Having hit every shopping demographic in recent weeks, from Black Friday savers to last-minute splurgers, retailers have now turned their attention to one last group of consumers: the holdouts.
Essentially, all those big discounts—the “extremely promotional” offers that chief executives such as Gap’s Glenn Murphy have been griping about—are going to get even bigger as stores scrap for revenue in the last few days of 2013.
In recent years, companies have usually opted to whack away at their profit margins rather than carry unsold inventory into the New Year. But this year the final few days of shopping will be particularly critical, as stores have struggled to bring in foot traffic this month. And the spending window between Thanksgiving and Christmas was six days shorter than it was a year ago.
“This is absolutely going to be a critical time for retailers,” says Chetan Ghai, chief product officer at ShopperTrak. The trick is to clear inventory off balance sheets by the end of the year and cram in as much cash as possible, even if profit margins are threadbare.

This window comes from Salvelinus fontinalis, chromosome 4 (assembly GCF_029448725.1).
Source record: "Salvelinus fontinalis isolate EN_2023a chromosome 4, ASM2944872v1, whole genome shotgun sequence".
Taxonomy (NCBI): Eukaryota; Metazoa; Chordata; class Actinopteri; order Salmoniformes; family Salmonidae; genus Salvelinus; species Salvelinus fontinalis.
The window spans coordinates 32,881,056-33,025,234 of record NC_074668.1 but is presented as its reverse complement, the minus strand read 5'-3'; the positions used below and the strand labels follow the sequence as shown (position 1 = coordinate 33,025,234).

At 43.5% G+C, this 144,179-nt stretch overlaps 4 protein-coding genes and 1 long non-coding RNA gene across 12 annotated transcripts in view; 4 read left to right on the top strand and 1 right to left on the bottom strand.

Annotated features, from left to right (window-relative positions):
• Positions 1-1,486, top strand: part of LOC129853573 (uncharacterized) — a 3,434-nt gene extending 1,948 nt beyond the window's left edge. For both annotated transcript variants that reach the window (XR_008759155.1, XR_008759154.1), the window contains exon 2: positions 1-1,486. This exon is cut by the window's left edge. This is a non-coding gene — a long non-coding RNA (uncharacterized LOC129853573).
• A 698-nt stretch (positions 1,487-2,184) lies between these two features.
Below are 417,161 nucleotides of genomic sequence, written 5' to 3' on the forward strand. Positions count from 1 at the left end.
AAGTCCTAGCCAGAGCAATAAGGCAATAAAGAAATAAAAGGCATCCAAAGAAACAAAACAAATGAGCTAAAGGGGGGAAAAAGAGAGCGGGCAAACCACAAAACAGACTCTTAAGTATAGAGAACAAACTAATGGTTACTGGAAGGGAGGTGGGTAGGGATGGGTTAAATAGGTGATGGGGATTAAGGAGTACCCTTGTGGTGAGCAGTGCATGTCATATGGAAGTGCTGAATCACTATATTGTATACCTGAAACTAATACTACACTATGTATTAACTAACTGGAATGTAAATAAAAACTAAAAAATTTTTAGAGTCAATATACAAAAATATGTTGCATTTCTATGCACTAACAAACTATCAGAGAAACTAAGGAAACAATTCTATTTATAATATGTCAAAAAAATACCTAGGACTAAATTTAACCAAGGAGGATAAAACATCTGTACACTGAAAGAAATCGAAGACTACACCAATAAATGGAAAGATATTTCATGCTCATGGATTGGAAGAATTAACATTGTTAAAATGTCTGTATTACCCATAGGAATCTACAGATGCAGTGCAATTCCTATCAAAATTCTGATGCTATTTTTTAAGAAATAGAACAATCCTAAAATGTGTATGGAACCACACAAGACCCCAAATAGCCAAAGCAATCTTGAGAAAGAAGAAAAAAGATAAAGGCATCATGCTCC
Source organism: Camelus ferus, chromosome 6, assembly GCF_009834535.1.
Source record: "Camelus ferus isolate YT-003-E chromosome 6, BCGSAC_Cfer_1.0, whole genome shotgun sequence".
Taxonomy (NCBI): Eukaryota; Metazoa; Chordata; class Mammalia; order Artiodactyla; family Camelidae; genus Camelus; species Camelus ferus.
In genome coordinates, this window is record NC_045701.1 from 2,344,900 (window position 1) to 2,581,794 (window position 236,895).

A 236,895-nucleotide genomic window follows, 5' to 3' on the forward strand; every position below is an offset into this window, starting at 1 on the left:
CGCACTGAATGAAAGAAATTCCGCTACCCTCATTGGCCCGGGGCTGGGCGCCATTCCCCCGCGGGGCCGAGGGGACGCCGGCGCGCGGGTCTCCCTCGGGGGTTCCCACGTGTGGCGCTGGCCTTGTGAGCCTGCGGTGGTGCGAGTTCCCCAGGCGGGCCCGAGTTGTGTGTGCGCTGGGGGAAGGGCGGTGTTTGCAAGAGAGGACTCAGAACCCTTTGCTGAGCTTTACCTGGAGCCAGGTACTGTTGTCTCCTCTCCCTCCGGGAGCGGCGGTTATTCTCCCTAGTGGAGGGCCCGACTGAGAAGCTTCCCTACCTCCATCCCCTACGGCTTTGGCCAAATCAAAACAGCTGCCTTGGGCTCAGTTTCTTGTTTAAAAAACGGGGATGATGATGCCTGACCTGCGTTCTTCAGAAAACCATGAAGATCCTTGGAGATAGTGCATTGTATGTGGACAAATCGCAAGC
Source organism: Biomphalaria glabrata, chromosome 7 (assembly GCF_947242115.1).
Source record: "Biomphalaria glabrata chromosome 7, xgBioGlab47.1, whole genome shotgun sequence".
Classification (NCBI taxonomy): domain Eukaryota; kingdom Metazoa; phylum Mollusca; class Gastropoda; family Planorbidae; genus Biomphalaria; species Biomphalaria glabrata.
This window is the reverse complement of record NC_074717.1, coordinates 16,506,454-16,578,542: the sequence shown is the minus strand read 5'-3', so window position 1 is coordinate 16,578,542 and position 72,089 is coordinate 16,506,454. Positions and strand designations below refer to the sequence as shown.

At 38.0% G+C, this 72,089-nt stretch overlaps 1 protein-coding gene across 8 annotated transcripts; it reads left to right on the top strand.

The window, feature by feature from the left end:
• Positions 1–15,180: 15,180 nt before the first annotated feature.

Bloomingdale’s is offering up to 75 percent off as part of its “can’t stop shopping after Christmas sale.” CEO Michael Gould told Women’s Wear Daily the post-holiday business could be “colossal.”
J.C. Penney, meanwhile, is going a step further, trying to conjure the magic and mayhem of Black Friday with so-called doorbuster deals for those rushing to stores on the day after Christmas.
J. Crew never really missed a stride. On Dec. 19, the apparel giant promised at least 30 percent off all purchases. Consumers were warned that the offer expired Christmas at midnight, but the retailer blasted out an e-mail on the morning of Dec. 26 offering the same deal for another 24 hours.
Because of these deals, Saturday is expected to be one of the 10 busiest shopping days of the year, according to ShopperTrack. Part of that rush, however, is attributed to customers putting new gift cards to use and returning unwanted presents, neither of which are ideal transactions. Gift-card redemptions provide a revenue bump, but the cash was already recorded when the cards were sold, and a returned product reverses a hard-won sale entirely unless a store can talk the customer into an exchange.
“They’re going to be trying to do everything they can to get [consumers] to spend a little bit more while they’re in the store,” Ghai says.